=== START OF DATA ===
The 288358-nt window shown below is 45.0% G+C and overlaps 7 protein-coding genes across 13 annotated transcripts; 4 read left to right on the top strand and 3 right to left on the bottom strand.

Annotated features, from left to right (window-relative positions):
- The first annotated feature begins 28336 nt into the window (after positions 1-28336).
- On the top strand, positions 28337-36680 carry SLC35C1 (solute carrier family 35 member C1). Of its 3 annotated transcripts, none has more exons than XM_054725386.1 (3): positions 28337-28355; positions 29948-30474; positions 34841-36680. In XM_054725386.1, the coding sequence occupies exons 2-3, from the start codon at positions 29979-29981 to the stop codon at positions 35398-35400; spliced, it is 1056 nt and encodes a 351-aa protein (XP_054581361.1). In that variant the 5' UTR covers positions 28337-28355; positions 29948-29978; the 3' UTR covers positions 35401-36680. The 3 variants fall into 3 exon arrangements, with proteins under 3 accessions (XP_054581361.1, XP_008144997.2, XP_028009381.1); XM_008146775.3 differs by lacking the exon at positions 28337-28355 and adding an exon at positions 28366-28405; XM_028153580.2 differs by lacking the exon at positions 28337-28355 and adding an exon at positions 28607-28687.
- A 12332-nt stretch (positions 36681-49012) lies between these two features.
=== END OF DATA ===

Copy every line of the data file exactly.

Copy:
The 288358-nt window shown below is 45.0% G+C and overlaps 7 protein-coding genes across 13 annotated transcripts; 4 read left to right on the top strand and 3 right to left on the bottom strand.

Annotated features, from left to right (window-relative positions):
- The first annotated feature begins 28336 nt into the window (after positions 1-28336).
- On the top strand, positions 28337-36680 carry SLC35C1 (solute carrier family 35 member C1). Of its 3 annotated transcripts, none has more exons than XM_054725386.1 (3): positions 28337-28355; positions 29948-30474; positions 34841-36680. In XM_054725386.1, the coding sequence occupies exons 2-3, from the start codon at positions 29979-29981 to the stop codon at positions 35398-35400; spliced, it is 1056 nt and encodes a 351-aa protein (XP_054581361.1). In that variant the 5' UTR covers positions 28337-28355; positions 29948-29978; the 3' UTR covers positions 35401-36680. The 3 variants fall into 3 exon arrangements, with proteins under 3 accessions (XP_054581361.1, XP_008144997.2, XP_028009381.1); XM_008146775.3 differs by lacking the exon at positions 28337-28355 and adding an exon at positions 28366-28405; XM_028153580.2 differs by lacking the exon at positions 28337-28355 and adding an exon at positions 28607-28687.
- A 12332-nt stretch (positions 36681-49012) lies between these two features.